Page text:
Is that an oxygen mask that you wear in a fire?
Actually the masks that we wear, Self-Contained Breathing Apparatus (SCBA), give us compressed air. The air that we breathe every day contains about 21% oxygen. The air in our tanks is the same. Our masks give us a positive flow of air in our masks; this means that the pressure inside of our mask is a little bit higher than that of the atmosphere. It’s kind of like walking into a sealed building and getting that little blast of air. Our masks deliver this positive pressure to keep contaminants such as hydrogen cyanide, carbon monoxide, vinyl chloride and other toxic gases typically found in burning structures from entering our lungs. If we were to use oxygen in our masks, it could actually make the fire more intense.
How much does all your gear and mask weigh?
A firefighter wearing all of the protective gear, including coat, pants, boots, gloves, hood, helmet, and SCBA has about an extra 55-60 pounds in addition to their own weight, and any other equipment they may be carrying. This makes it harder to climb stairs and ladders, but it necessary to keep firefighters from getting hurt.
How much training does it take to be a firefighter?
This is a difficult question to answer because training never really stops. To meet the minimum requirements of a firefighter in Maynard, firefighters go through a 500 plus hour firefighting class and an emergency medical technician class that is about 180 hours. There are multiple classes that firefighters take to enhance their skills to become certified in other areas. For example, the specialty topics discussed earlier require more time in specialized training to become certified in those areas. Many of today’s firefighters come to us with a college degree already in hand. That may be a 2-year associates degree or a 4-year bachelor, or in some cases, a master’s degree. Once firefighters get on board, their education never really stops and if we totaled up all the hours of training and education it would be in the 1000’s.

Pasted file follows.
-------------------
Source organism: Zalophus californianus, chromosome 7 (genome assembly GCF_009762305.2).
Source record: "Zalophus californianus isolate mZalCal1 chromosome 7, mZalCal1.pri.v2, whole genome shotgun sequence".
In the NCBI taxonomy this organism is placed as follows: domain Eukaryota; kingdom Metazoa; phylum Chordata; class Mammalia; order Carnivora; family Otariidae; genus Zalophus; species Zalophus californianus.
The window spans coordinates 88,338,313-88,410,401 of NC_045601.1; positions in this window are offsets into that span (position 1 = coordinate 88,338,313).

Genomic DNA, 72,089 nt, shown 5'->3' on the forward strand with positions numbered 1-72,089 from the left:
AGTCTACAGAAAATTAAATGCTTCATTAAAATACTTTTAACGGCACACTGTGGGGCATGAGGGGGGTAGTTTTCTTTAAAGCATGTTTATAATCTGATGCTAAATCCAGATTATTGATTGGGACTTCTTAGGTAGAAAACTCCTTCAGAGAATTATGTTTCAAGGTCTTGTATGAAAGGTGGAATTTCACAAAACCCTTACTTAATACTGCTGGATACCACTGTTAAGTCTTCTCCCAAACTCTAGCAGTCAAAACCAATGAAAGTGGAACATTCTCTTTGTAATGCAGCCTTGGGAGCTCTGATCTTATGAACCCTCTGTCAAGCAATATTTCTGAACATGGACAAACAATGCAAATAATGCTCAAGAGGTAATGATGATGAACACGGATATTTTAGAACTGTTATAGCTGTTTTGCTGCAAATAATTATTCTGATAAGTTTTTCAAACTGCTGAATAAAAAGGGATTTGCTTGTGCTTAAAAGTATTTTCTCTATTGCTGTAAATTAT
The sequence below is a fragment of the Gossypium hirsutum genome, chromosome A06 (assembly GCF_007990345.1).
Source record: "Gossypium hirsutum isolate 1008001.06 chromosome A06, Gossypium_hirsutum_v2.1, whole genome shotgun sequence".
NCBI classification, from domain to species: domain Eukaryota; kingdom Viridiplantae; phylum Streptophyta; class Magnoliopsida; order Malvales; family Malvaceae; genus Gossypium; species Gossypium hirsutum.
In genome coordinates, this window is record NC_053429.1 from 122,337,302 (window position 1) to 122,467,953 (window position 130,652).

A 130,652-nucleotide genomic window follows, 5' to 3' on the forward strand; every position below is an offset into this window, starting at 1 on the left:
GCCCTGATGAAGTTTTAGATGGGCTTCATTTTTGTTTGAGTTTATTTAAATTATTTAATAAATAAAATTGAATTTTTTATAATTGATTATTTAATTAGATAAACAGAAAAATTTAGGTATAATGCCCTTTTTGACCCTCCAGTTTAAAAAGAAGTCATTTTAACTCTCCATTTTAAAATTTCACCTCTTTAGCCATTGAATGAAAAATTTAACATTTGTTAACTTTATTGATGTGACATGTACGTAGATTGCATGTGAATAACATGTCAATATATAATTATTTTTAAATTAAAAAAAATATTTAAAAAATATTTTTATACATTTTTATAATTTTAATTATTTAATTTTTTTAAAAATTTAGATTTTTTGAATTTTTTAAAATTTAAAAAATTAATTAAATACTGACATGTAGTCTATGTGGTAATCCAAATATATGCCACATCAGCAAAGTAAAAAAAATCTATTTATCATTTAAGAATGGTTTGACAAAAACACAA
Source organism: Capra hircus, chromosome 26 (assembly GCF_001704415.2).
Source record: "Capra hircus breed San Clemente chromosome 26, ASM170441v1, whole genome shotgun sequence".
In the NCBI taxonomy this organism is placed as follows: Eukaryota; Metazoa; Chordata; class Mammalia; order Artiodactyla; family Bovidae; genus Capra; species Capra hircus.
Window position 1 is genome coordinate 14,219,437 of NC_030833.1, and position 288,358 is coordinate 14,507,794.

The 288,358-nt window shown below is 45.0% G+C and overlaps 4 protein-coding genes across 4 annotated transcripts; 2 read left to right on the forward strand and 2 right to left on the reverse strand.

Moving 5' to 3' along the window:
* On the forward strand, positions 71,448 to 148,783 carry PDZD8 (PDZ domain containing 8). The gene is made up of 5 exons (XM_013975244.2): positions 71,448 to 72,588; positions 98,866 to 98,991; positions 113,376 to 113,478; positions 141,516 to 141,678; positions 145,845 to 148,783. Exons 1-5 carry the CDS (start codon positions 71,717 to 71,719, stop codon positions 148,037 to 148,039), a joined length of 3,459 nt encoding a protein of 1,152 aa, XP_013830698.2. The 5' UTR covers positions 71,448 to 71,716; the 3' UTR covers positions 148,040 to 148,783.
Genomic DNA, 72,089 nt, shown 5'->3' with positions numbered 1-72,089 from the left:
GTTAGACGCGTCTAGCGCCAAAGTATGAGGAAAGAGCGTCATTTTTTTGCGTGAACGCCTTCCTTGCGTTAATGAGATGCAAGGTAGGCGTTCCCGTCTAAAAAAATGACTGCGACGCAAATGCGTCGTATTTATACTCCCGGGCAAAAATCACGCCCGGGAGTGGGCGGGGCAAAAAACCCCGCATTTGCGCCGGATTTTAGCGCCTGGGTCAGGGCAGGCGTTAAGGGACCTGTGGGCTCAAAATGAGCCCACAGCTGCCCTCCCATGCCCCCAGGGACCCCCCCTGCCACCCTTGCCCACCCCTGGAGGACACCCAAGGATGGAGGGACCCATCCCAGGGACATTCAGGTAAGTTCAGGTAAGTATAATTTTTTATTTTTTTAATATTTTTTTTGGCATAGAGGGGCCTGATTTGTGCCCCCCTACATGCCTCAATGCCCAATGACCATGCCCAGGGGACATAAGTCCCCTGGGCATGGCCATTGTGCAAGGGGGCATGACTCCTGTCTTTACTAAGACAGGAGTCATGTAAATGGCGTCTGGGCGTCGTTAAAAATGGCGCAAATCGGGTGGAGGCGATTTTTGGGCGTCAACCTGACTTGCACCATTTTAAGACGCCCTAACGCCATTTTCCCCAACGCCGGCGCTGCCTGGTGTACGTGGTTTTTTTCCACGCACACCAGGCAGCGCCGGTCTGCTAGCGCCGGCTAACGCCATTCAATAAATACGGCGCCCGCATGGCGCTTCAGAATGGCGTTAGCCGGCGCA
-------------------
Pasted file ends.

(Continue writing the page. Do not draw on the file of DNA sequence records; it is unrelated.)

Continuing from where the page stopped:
What are the differences between and Engine and a Truck?
In the fire service a truck is a term used typically for an aerial ladder truck, or an aerial tower truck. An engine is what responds on most fire calls and basically converts to a giant pump once
on the scene of a fire. One could consider it the original “transformer”. Engines respond on any and all types of emergencies such as fires of all types, car accidents, hazardous materials spills, carbon monoxide alarms and even emergency medical calls.
How heavy are the fire hoses you use in a fire?
Fire hoses are hard to hold on to because of the pressure that builds up in them from the fire engine. The average garden hose probably flows about a gallon or so per minute, fire hoses are designed to flow up to 250 gallons per minutes with firefighters directing where the water goes by pointing the nozzle, just like pointing the nozzle of a garden hose at your grass. The more water that is moving through the hose, the more difficult it is to hold onto. This is why it takes more than 1 firefighter to move a hose inside a building to put a fire out. In some cases, it may take 3 or 4 firefighters when you factor in stairs and corners. Firefighters need to move these hoses very quickly to keep from getting hurt.